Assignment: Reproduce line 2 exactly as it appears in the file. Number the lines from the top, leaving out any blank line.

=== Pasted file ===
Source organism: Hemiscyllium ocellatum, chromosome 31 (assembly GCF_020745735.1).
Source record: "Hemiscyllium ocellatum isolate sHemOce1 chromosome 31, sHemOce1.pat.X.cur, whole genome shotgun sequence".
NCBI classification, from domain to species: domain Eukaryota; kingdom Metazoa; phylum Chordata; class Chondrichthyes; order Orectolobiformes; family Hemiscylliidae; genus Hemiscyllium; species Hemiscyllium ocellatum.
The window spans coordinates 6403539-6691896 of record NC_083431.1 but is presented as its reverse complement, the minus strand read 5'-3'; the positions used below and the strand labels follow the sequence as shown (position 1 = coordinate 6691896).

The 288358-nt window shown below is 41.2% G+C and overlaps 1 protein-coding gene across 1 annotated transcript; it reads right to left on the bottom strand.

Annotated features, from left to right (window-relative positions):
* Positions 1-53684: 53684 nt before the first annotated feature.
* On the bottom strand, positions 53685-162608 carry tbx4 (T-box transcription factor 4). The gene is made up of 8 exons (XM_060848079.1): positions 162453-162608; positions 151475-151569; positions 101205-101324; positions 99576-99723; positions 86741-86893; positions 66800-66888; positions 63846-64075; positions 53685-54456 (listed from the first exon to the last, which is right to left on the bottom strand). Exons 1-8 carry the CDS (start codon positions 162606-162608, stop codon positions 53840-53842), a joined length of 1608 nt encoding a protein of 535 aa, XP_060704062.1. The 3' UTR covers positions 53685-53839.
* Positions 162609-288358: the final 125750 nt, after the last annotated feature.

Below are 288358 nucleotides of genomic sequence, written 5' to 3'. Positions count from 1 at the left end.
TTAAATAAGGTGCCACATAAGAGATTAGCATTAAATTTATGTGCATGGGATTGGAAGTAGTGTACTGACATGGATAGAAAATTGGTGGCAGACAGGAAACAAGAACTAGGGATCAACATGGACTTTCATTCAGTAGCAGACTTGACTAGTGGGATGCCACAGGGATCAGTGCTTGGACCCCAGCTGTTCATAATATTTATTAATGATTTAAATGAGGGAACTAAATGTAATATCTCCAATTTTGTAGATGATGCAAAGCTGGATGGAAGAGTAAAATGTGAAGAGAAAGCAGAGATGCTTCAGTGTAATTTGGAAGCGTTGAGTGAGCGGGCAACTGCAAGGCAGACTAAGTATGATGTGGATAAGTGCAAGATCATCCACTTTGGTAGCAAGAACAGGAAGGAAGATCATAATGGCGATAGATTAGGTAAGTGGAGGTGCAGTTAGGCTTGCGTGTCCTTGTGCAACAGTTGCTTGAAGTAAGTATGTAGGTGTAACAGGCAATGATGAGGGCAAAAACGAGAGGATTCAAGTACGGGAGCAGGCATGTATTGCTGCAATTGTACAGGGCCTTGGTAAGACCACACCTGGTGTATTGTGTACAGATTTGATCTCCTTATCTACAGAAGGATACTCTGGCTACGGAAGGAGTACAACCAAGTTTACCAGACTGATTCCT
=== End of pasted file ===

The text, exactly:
Source record: "Hemiscyllium ocellatum isolate sHemOce1 chromosome 31, sHemOce1.pat.X.cur, whole genome shotgun sequence".